On The Road Again (Luke 24:13-35)

More than the story of Thomas, I believe the “Road to Emmaus” story to be the most important and meaningful witness of Jesus after the resurrection.  For me, his appearances by the tomb or in the upper room can’t hold a candle to this simple story of three people walking down a country road.  And that’s your first clue why this story speaks so clearly to me:  it resonates with my life.  I’ve never had a quasi-supernatural experience with someone I thought was dead and was now alive.  That’s certainly never occurred to me in the hours after that someone’s death in a graveyard, by the very spot where they were buried.  I’ve also never had a deceased person appear to me in while waiting in a locked room.

However, I’ll tell you what has happened.  I’ve walked many a mile on long dusty roads in Randolph County, between little villages in West Africa, and all over Armenia.  A couple of people, just talking, as you do, about life, death, and everything in between.  Then you pass a village, a train stop, a gas station, and someone joins the conversation. You may be riding the night train between Frankfurt and Paris in an empty car.  Then the stranger sitting at the next table speaks.   In a taxi, somewhere in the middle of Paris, Mary and Richard climb in.  In my halting French and his best English, a story is shared between the taxi driver and the two of us.  We’re going to Ireland to preach.  The driver seeks prayers because he is separated from his family. He is from Togo.  We are all in Paris.  I have walked through his village.  This story is real, to me, because I lived this story.  I can taste and smell the road to Emmaus.  If you take nothing else away this morning, I want you to hold onto this:  Christ comes alongside us and we are largely unaware.  Christ comes alive in conversations.  The conversations you least expect to be Holy can be gifts from almighty God.

We need to remember, as we did last week, the events described in this passage occur on the day of resurrection; Easter Sunday.  We’ve moved on three Sundays.  What we’re reading, these stories, are still the events of that day.  All of this was happening at the same time; a rapid succession of events.

Two people are leaving Jerusalem and returning to their home in Emmaus.  Clearly, it had been a long weekend.  It’s a distance of about 7 miles (60 stadia) from the city limits of Jerusalem to this small village.  Who were they?  Traditional depictions in art will show them as two men.  It may have been two guys or it may have been a man and a woman.  One of them was definitely named, “Cleopas”.  That’s a guys’ name.  We’re told they were disciples and they seem to be pretty close to the inner circle.  But it’s not clear how Luke is using the word “disciple” here.  The remaining 11 were supposedly holed up in the upper room waiting further instructions and living in fear.  Were these two disciples in the larger, generic sense; people who just followed Jesus from afar?  I’m not sure about that either.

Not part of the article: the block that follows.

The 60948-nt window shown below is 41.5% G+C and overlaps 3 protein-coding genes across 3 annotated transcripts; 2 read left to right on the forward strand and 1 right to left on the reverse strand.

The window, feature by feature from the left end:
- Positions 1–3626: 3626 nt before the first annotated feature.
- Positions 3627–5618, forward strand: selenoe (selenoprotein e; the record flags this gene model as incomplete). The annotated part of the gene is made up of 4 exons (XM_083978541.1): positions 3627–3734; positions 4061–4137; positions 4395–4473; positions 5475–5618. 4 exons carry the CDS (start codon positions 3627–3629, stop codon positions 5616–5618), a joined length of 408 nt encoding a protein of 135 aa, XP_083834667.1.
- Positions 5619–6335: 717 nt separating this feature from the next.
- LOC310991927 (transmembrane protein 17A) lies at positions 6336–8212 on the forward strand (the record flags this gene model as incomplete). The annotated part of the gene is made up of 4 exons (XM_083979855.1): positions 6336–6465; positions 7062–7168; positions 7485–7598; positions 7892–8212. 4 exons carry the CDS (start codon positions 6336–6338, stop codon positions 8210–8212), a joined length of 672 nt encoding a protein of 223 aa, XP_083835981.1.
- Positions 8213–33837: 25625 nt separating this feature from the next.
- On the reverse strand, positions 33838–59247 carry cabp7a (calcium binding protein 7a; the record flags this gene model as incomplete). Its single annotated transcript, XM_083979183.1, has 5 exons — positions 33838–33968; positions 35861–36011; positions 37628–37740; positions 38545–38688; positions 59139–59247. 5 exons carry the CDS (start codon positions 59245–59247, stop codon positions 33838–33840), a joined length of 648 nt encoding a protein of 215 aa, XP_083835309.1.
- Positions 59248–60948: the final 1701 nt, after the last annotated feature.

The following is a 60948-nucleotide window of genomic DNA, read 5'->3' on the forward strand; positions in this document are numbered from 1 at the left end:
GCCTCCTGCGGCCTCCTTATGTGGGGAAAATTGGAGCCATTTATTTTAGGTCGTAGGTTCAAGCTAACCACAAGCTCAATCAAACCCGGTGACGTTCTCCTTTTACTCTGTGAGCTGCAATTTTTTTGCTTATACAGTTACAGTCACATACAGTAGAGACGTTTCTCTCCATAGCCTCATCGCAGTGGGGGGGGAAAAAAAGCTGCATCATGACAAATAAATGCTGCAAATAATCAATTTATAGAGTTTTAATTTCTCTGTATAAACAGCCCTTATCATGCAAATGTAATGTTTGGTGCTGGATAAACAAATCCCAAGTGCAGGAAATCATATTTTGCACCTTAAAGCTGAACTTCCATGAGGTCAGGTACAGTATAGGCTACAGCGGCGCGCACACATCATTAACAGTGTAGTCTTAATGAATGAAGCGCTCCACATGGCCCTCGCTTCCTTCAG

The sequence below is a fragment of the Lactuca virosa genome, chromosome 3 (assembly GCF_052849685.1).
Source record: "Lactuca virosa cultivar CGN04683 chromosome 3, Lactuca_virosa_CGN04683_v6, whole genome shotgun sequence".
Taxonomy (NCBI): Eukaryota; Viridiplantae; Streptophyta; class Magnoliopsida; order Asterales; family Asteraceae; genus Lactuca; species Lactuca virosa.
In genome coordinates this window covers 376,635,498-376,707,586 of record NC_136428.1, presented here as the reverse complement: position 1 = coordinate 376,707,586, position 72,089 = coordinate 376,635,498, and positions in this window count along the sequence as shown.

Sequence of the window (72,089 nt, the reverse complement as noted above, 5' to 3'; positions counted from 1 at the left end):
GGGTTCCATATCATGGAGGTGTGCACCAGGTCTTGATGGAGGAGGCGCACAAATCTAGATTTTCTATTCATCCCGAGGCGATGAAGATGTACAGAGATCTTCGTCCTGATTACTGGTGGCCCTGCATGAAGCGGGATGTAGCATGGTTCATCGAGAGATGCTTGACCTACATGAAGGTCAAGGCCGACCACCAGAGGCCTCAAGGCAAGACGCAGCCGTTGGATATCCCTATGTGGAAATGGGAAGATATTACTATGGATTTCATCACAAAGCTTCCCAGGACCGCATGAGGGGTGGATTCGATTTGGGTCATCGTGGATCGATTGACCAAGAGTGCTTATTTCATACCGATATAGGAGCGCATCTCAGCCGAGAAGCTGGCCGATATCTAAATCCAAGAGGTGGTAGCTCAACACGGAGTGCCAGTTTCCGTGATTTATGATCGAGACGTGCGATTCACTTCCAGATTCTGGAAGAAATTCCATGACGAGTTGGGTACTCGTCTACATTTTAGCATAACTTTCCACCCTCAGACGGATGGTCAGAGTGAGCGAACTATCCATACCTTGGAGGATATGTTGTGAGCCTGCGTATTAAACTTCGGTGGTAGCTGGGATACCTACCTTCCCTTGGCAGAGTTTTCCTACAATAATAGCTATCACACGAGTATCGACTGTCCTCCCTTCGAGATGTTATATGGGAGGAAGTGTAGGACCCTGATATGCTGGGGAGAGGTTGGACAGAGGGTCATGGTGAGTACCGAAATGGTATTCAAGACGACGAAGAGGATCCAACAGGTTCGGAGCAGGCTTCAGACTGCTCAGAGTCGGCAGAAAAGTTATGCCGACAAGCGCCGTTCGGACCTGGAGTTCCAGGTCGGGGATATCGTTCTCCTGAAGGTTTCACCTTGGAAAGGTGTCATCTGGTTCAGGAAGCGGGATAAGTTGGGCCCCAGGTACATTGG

There’s a decent stream of scholarship and pretty good evidence to say Cleopas was Mary’s brother in law.  Yes, that would be Joseph’s brother.  So, that would make him, Jesus’ Uncle.  This is a man and woman, walking home from watching their nephew die, and supporting his sister in law.  This is Jesus’ aunt and uncle. This is family.  These are his blood kin.  These disciples were family.  Again, this was his aunt and uncle. These people knew him from the time he was born in Bethlehem.  It the midst of everything that’s going on (his mother is with the disciples and Mary Magdalene) and wants to make sure the rest of his family is alright.  It doesn’t get any more basic than this:  caring for your family is an important part of life and death.

Jesus plays a little dumb.  “So what’s going on?” Jesus asks.  This has got to be one of my favorite interactions in the whole of Scripture.  It’s one of those utterly human moments where life shines through.

“What are you talking about as you walk along?”  How did Jesus keep a straight face?

“They stopped their faces downcast.”  Jesus’ uncle, Cleopas replied, “Are you the only visitor to Jerusalem who is unaware of the things that have taken place there over the last few days?”

Have you been living under a rock man?  Don’t you read the paper?  Don’t you need check your Facebook feed?  How can you be so out of the loop?